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Friday, 3 May, 2002, 22:05 GMT 23:05 UK
Call for permanent Jenin presence
Cornelio Sommaruga
Sommaruga: There is no information blackout on Jenin
The disbanded United Nations fact-finding mission to Jenin has written to Secretary General Kofi Annan calling for a constant international presence in Palestinian refugee camps.

I think that the truth is finally coming out

Cornelio Sommaruga, UN mission member
Meanwhile, the UN Security Council resumed discussions on formulating a response to Mr Annan's decision to cancel the mission, following objections from Israel over its composition and mandate.

Palestinian and Israeli diplomats traded charges at the meeting and Arab nations said they would ask the UN General Assembly to accuse Israel of war crimes.

Earlier, Israeli and Palestinian leaders responded positively to the latest US initiative to convene an international peace conference after 19 months of violence in the region.

But Israeli military operations in Palestinian-controlled areas of the West Bank continued on Friday and at least two Palestinians and an Israeli died.

Jenin probe

At the UN Security Council meeting, the Palestinian representative, Nasser al-Kidwa, said Israel's refusal to cooperate with the mission proved that "its defence forces committed unspeakable atrocities against our people in the Jenin refugee camp".

The Israeli representative, Yehuda Lancry, accused the Palestinians of deliberate misinformation.

"Had the international community known two weeks ago what is known today about the nature of the events in Jenin, it is doubtful that a fact-finding report would have been considered appropriate," he said.

The UN mission was to investigate Palestinian claims of a massacre at the Jenin refugee camp during the latest Israeli offensive.

Team member Cornelio Sommaruga - former head of the Red Cross - said he was very disappointed that the mission was cancelled, as he was convinced that it could have helped to ease tensions in the region.

Israeli soldiers pull out of Nablus
Two Palestinians and an Israeli were killed in Israel's raid of Nablus
"One of the points of our letter is that a more marked presence of appropriate international personnel in the Palestinian refugee camps, and in particular Jenin, could... contribute to protecting the civilian population of the two parties on the two sides," Mr Sommaruga told the Associated Press news agency.

But he said he was certain that what happened in Jenin could still be discovered.

"I think that the truth is finally coming out... human rights organisations have been on the spot in order to find out who has disappeared so that... I do not think that we are confronted with a blackout on information on what happened in Jenin," he told the BBC.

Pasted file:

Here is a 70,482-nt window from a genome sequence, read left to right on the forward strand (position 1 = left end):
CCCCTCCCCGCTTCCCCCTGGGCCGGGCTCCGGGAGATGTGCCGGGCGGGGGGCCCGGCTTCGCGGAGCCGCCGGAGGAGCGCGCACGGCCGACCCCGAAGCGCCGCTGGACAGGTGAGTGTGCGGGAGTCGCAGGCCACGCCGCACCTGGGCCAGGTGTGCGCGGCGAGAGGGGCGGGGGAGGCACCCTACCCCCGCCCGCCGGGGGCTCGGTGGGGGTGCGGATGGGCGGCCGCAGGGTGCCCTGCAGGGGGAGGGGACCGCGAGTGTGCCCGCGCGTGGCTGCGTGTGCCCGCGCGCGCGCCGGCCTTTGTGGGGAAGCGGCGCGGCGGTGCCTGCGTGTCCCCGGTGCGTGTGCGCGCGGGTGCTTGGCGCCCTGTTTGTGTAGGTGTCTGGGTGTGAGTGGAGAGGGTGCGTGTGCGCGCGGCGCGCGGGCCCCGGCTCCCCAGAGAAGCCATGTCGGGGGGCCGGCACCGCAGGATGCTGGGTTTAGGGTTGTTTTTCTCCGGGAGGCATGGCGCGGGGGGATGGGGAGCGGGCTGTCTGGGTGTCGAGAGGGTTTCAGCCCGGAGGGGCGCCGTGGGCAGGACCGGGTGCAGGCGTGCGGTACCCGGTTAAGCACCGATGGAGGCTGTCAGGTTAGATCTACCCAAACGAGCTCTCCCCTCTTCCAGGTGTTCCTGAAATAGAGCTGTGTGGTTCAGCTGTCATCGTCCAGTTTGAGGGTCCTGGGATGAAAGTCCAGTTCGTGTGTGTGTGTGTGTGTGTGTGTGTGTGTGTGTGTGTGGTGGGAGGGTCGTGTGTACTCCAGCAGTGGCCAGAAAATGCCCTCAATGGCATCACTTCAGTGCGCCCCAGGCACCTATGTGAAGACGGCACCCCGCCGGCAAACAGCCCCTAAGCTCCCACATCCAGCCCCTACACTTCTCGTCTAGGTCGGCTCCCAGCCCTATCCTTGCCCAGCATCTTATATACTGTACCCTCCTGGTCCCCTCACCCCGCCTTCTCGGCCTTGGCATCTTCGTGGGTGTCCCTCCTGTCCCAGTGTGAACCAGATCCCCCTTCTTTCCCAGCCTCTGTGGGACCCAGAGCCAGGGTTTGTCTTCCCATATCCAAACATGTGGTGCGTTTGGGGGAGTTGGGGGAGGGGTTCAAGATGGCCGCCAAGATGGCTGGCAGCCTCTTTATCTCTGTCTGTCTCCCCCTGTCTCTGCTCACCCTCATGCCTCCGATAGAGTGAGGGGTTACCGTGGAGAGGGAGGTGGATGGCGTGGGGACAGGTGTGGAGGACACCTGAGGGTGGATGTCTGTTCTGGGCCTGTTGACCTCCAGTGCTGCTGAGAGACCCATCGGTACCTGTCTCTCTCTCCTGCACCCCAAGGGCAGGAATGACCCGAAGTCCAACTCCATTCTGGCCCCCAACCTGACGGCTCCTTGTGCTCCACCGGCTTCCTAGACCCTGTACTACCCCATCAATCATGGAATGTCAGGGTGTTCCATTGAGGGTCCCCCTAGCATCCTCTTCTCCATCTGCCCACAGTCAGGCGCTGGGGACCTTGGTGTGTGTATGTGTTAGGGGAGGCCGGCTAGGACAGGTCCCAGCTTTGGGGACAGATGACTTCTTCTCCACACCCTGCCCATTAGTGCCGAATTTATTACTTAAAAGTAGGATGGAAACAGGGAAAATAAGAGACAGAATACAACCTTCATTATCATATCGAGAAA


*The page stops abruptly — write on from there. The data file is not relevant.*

Rights report 'credible'

The UN High Commissioner for Human Rights, Mary Robinson, has called on Israel to investigate alleged violations of international humanitarian law.

United Nations Human Rights Commissioner Mary Robinson
Robinson has joined calls for an investigation into the events in Jenin
"We have a credible report of Human Rights Watch raising... concerns of breaches of international humanitarian law and disproportionate force against the civilian population in the Jenin refugee camp," she said.

The HRW report said there was no massacre, as the Palestinians had claimed, but it accused the Israeli army of committing war crimes.

It said at least 52 Palestinians had died at Jenin, 22 of them civilians.

Conference welcomed

A spokesman for Mr Sharon said the Israeli prime minister had long supported the idea of a conference at which the outline of a long-term political settlement could be drawn up.

Mr Sharon is reported to be formulating new proposals to discuss with US President George W Bush next week in Washington.

A Palestinian girl walks among the destruction in Jenin
There is disagreement on the number of people who were killed in Jenin
Mr Arafat - freed on Thursday from his Ramallah headquarters following a siege by Israeli forces - welcomed the conference proposal.

But he later added that he would consult Arab leaders before making a final decision on the conference - to be sponsored jointly by the US, the UN, the European Union and Russia.

In the latest violence in the region, two Palestinians, one of them a policeman, and an Israeli army officer were killed during a Friday morning raid by the Israelis on the West Bank town of Nablus.

And in Bethlehem, four Palestinian policemen who were said to be ill were allowed by Israel to leave the Church of the Nativity, which has been under siege for five weeks.

The BBC's Jonny Dymond
"The pressure grows for a regional conference"
See also:

03 May 02 | Middle East
'No Jenin massacre' says rights group
02 May 02 | Middle East
UN abandons Jenin probe
29 Apr 02 | Middle East
Expert weighs up Jenin 'massacre'
20 Apr 02 | Middle East
In pictures: Return to Jenin
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